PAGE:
Pipeline workers


(Stephen) #1

I am trying to read over 400+ files with logstash and it feels like its not able to keep up with all of them.

I have updated my pipeline workers but nothing seems to help.

Should I break it down into multiple logstash instances or do I grow my pipelines to a huge number? I am using 36 for pipeline workers and batch size of 350.


(Mark Walkom) #2

What's your config look like?


(Magnus Bäck) #3

What outputs do you have? Are they able to keep up with the inflow?


#4

Consider this setup. Reading done via Filebeat, If you need some parsing / processing then Feed it into a) Logstash cluster b) Feed it into some Queue (like Kafka, Redis) and then let Logstash read it from that queue. Filebeat is lightweight.


(Stephen) #5

I use a file input with some filtering options and send that to a Redis server that is read from a logstash and put into Elasticsearch.

I have the most processing/memory power on my application server where I run the logstash reading the files so I perform all the filtering in there and just pass the data through into Elasticsearch.

As far as I can tell, my redis server is not backing up with work and the database is empty.

    input {
  file {
    path => ["/path/1/o.RATE*.log", "/path/2/o.RATE*.log", "/path/3/o.RATE*.log", "/path/4/o.RATE*.log"]
    type => "rate_log"
    codec => multiline {
      pattern => "^\w+[-]+"
      negate => true
      what => "previous"
    }
  }

}

filter {
  mutate {
    add_field => {
      "Datacenter" => "DC"
      "Application" => "App"
      "ProcessType" => "RATE"
      "LogType" => "Daemon"

    }
  }
  if [type] == "rate_log" {
    grok {
      match => { "message" => "%{WORD:Level}-*(?<Script>[0-9A-Za-z]+\.[a-z]+):(?<Numbers>[0-9]+):%{DATE_EU:Date} %{TIME:Time} > %{GREEDYDATA:LogMessage}" }
    }
    grok {
      match => { "path" => "%{GREEDYDATA}/%{GREEDYDATA:filename}" }
    }
    grok {
      match => { "path" => "%{GREEDYDATA}/%{GREEDYDATA:group}/%*" }
    }

  }
  if [Level] == "TRACE" { drop {} }
  if [LogMessage] == "Polling for 5000 milliseconds." { drop {} }
}


output {
  redis {
        host => "hostname.com"
        port =>6480
        data_type => "list"
        key => "logs"
  }
}

(Stephen) #6

Even after upping the worker and pipline options.. I still get the following warning.

2016-12-09T11:51:10,475][WARN
][logstash.pipeline ] CAUTION: Recommended inflight events max
exceeded! Logstash will run with up to 204000 events in memory in your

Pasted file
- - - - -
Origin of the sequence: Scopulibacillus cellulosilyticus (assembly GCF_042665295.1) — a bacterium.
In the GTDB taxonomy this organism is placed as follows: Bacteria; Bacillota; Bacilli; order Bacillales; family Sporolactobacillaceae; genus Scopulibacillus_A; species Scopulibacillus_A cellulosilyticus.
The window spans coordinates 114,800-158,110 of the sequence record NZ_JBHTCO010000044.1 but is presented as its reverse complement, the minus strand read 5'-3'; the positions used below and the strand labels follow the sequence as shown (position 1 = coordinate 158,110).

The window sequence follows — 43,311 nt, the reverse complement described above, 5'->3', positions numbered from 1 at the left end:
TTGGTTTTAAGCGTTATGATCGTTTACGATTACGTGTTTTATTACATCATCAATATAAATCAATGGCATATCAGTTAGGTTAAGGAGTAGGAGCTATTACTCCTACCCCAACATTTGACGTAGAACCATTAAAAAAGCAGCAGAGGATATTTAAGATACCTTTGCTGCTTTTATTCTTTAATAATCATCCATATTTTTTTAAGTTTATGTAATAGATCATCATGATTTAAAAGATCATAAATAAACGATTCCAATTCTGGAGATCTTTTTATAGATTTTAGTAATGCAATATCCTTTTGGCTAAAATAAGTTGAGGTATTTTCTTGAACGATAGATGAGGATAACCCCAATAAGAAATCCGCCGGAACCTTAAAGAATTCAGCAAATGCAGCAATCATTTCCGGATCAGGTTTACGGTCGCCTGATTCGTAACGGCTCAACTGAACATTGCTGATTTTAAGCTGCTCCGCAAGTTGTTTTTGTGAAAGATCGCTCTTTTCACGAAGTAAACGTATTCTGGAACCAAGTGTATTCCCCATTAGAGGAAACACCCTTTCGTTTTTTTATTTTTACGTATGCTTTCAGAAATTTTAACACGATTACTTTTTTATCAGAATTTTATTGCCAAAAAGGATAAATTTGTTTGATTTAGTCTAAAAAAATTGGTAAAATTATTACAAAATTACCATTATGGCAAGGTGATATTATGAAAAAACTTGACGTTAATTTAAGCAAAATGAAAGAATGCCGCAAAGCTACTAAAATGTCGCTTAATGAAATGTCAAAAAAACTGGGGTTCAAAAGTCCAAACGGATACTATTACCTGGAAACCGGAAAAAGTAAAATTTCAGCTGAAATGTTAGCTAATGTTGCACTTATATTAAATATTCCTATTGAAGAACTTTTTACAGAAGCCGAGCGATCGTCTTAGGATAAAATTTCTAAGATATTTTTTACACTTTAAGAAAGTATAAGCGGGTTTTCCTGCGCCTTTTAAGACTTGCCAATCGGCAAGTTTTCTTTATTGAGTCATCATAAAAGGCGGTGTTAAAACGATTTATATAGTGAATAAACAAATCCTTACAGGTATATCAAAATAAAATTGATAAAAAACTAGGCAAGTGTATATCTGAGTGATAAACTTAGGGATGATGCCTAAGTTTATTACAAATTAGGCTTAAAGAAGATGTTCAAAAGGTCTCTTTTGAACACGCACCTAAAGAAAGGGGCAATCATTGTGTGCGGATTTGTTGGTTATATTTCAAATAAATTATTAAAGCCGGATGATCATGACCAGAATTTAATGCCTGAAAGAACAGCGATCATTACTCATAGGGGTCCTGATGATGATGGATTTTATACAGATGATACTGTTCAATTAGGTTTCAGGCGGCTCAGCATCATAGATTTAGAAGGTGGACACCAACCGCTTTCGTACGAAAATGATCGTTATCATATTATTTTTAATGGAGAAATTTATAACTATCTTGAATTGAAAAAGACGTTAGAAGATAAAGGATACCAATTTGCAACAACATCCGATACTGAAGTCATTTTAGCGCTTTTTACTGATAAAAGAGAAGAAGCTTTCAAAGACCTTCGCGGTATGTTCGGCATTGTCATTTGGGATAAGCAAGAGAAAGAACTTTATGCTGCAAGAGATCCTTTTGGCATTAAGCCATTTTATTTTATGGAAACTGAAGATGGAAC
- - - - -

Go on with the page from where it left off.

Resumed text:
current configuration. If your message sizes are large this may cause
instability with the default heap size. Please consider setting a
non-standard heap size, changing the batch size (currently 2550), or
changing the number of pipeline workers (currently 80)

I currently run a 2gig heap
But what ever I set these values to, I can't ever get the JVM thread count to go up.

"jvm": {
    "threads": {
        "count": 163,
        "peak_count": 164
    },
    "mem": {
        "heap_used_in_bytes": 1761126960,
        "heap_used_percent": 42,
        "heap_committed_in_bytes": 2572869632,
        "heap_max_in_bytes": 4151836672,
        "non_heap_used_in_bytes": 218644432,
        "non_heap_committed_in_bytes": 231473152,
        "pools": {
            "survivor": {
                "peak_used_in_bytes": 131072,
                "used_in_bytes": 261800,
                "peak_max_in_bytes": 71565312,
                "max_in_bytes": 143130624,
                "committed_in_bytes": 262144
            },
            "old": {
                "peak_used_in_bytes": 965532816,
                "used_in_bytes": 1759699264,
                "peak_max_in_bytes": 1431699456,
                "max_in_bytes": 2863398912,
                "committed_in_bytes": 2570510336
            },
            "young": {
                "peak_used_in_bytes": 1048576,
                "used_in_bytes": 1165896,
                "peak_max_in_bytes": 572653568,
                "max_in_bytes": 1145307136,
                "committed_in_bytes": 2097152
            }
        }
    },
    "gc": {
        "collectors": {
            "old": {
                "collection_time_in_millis": 1734,
                "collection_count": 38
            },
            "young": {
                "collection_time_in_millis": 443912,
                "collection_count": 54593
            }
        }
    }

(Magnus Bäck) #7

... and the database is empty.

What do you mean by this? Are events not reaching Elasticsearch at all?


(Stephen) #8

The Elasticsearch is full of data but I don't think its all the data.

When I graph the data via Kibana on # of records per file per logstash @timestamp, I get huge reads per file at one at a time and then it moves to the next file and does not make it back to the first file for over 20 mins or longer. I would expect Logstash to be able to tail all files all at the same time if it has enough memory and pipeline workers.

So I have kept trying to scale up Logstash to handle all files all at the same time but so far I have not been able to see that happening.


(system) #9

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